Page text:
The Case Of Personal Freedom v. Social Responsibility

Dear Rich Lifer,

I think New York Governor Cuomo is doing an admirable job of managing a very difficult situation in his state, and I’m glad to see that the COVID numbers there are now starting to show some signs of improvement.

There is little doubt that social distancing has been an effective way to “flatten the curve” … lessen the strain on our healthcare system … and reduce the number of overall deaths caused by novel coronavirus.

At the same time, I remain a staunch defender of reason and individual freedoms.

Which is why I had to pause when I recently heard Governor Cuomo say that none of us have the right to risk someone else’s life. This was when he doubled the fine for not social distancing.

Specifically, CNN reported the following:

“‘It’s not about your life, you don’t have the right to risk someone else’s life,’ the governor said.

“He added that individuals ‘don’t have the right’ to take the lives of health care staff and people who are ‘literally putting their lives on the line’ and be ‘cavalier or reckless with them.’”

On the surface, of course, this seems 100% obvious and true.

Yet the reality is a bit more complicated.

Yes, sociopaths aside, the last thing any of us want to do is put someone else in harm’s way. Especially healthcare workers or other first responders.

But even before the coronavirus, we were doing it every day through all types of actions.

Living Your Life Risks The Lives Of Others… Inherently

Driving is a clear example.

The National Highway Safety Administration says 33,654 Americans died in car crashes in 2018, the most recent year for which data was available. 

Another 1,893,704 Americans were injured by automobiles that same year.

Clearly, driving puts others at risk.

I doubt there are many people arguing for a complete ban on cars.

We all inherently know that the real issue isn’t whether we have the right to risk other people’s lives by driving. It’s simply how to balance our personal freedom to drive with the inherent risks and responsibilities that come with motorized vehicles.  

The same is true with just about every other human activity – from errant golf balls to mismanaged barbecue grills.

What worries me is talking about these things in absolute terms.

The reality is that there is no practical way to reduce the transmission risk of COVID down to 0.

Just as there is no way to reduce the general risk of dying down to zero.

Quite the opposite, unfortunately.

Look …

When Social Distance Advocates Go Too Far

On one side, we have people completely ignoring the scientific evidence that social distancing is an effective way of keeping the rate of infection from going parabolic.

These are the people that Cuomo is directing his ire at. Rightfully so, in some cases.

At the same time, there are other Americans performing acts of vigilantism toward anyone they perceive as putting the herd at risk.   

Here’s one stunning example from KIRO-7, a local news outlet in Kentucky:

“A Kentucky doctor has been arrested and charged with attacking a group of teenage girls for not practicing social distancing after video of the violent encounter went viral over the weekend.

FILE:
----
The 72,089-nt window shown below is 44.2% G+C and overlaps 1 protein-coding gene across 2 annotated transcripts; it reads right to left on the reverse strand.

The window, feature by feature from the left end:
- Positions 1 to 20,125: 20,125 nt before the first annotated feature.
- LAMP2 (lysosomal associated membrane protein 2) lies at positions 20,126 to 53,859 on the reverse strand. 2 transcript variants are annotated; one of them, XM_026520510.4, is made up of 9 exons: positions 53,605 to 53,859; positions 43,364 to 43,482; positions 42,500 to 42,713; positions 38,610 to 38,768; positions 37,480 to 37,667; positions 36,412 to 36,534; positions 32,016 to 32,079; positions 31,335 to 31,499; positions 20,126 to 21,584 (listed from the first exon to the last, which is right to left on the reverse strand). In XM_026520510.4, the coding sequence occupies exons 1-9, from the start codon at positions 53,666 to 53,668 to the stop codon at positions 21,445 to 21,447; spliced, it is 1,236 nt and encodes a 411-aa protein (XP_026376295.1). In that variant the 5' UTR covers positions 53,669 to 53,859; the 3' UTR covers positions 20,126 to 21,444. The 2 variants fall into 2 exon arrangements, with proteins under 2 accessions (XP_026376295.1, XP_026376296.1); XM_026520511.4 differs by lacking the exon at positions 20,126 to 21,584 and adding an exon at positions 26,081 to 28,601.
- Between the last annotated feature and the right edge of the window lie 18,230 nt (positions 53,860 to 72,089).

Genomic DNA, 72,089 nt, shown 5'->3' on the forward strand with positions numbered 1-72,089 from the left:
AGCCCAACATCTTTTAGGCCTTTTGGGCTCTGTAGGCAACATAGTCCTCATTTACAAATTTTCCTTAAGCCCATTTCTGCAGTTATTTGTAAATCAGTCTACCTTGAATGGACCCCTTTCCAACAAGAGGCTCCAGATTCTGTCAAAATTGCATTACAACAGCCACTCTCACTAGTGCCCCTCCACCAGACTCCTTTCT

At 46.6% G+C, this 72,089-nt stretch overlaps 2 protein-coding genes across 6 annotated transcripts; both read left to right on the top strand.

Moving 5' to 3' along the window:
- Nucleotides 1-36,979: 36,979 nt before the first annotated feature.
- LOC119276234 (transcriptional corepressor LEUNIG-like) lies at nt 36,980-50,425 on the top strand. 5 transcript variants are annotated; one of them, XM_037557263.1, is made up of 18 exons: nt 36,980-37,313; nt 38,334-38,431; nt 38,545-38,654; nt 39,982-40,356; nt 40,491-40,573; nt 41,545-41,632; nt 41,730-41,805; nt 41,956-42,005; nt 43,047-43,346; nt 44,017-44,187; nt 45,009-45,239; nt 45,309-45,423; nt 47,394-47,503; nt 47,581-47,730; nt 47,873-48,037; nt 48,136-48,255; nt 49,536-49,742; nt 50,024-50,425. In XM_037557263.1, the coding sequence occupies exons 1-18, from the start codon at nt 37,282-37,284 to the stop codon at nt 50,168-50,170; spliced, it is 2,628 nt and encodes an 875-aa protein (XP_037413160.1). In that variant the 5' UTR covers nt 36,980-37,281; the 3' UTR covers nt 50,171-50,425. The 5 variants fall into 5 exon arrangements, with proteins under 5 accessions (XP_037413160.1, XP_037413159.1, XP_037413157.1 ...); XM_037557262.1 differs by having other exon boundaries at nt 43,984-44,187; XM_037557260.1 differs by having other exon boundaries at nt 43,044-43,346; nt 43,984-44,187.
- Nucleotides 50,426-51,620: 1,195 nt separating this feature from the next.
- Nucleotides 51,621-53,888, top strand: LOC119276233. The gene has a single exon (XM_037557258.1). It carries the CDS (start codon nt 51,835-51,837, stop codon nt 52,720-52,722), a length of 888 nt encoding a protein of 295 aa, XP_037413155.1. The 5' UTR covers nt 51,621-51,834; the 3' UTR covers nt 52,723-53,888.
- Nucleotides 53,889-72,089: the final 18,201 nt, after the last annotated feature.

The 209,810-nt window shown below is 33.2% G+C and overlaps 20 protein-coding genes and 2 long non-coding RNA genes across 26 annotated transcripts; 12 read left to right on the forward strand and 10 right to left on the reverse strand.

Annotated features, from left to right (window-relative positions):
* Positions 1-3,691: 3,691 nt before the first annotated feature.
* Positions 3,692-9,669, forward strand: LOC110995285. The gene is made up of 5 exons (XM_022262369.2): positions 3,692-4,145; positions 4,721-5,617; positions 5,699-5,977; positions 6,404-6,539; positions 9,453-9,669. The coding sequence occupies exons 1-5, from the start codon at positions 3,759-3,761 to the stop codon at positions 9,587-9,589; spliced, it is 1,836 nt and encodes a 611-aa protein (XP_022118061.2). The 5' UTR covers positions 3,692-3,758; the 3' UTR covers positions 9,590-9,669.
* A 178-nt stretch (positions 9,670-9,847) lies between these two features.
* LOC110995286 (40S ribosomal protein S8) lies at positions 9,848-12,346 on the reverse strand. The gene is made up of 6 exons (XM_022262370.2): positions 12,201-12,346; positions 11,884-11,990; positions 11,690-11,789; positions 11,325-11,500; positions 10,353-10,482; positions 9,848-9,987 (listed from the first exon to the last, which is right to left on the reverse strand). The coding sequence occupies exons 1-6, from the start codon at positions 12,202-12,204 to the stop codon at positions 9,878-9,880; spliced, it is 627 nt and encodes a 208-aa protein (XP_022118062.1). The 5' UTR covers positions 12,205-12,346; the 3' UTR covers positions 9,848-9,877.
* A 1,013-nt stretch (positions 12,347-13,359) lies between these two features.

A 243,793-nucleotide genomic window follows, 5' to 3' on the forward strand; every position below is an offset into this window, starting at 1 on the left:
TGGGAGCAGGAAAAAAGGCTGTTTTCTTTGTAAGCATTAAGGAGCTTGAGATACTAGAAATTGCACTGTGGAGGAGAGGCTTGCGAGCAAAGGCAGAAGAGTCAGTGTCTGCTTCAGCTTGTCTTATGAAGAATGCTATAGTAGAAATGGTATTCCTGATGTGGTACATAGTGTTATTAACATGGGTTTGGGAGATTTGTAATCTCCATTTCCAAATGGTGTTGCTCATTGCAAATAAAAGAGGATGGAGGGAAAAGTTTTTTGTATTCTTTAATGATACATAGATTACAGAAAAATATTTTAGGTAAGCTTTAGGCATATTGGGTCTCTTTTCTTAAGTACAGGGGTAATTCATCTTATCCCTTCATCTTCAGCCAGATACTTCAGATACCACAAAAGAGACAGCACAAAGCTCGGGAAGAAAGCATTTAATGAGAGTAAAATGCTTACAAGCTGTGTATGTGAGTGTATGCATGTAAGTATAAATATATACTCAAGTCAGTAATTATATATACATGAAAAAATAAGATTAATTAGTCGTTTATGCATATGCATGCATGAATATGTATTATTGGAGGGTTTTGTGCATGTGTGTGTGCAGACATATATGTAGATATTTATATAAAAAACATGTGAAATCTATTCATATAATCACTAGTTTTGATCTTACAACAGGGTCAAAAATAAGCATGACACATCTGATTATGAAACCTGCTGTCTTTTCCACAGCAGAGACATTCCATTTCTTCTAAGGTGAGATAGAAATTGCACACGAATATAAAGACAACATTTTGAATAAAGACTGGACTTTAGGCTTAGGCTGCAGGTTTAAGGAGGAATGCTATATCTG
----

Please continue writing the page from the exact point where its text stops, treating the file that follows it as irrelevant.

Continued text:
“Dr. John B. Rademaker, 57, of Prospect, was arrested Tuesday on a charge of first-degree strangulation and three counts of harassment, according to officials with the Louisville Metro Police Department. Authorities declined to offer further comment in a post on Facebook, but released a statement to local media outlets.”

Here we have a medical professional so incensed by other people gathering that he physically attacks them?

Talk about irony on several levels!

Mind you, this is not an isolated incident.

Personal Witness To Social Distancing Vigilantism 

I’ve seen the same type of behavior personally, including a man coming at my daughter and I for walking toward the beach with surfboards under our arms.

In another twist of irony, he was screaming, “the beaches are closed, you’re going to get all of us kicked out of here.”

Wait, wait?

(Never mind the fact that the harbor patrol was on the beach watching surfers without raising any type of concern.)

I know another couple – with four teenage daughters – who got cursed at by a woman for gathering against public orders. 

Um, what are they supposed to do? Split the family in half and hang out separately?

By all means, let’s stay safe.

And let’s do what we can to protect ourselves and others at all times.

But let’s also stay rational and reasonable.

We need to strike a balance between personal freedom and social responsibility, and there’s always a healthy amount of gray area in the middle of those two concepts.

Suggesting otherwise – especially during a time of crisis and heightened sensitivity – doesn’t really help anyone.

To a richer life,

Nilus Mattive

Nilus Mattive

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Nilus Mattive

Nilus is the editor for the daily e-letter The Rich Life Roadmap and a Paradigm Press analyst.

Nilus began his professional career at Jono Steinberg’s Individual Investor Group, where he published his original research through a regular investment column. Later, he worked for a private equity business and spent five years editing Standard and Poor’s...

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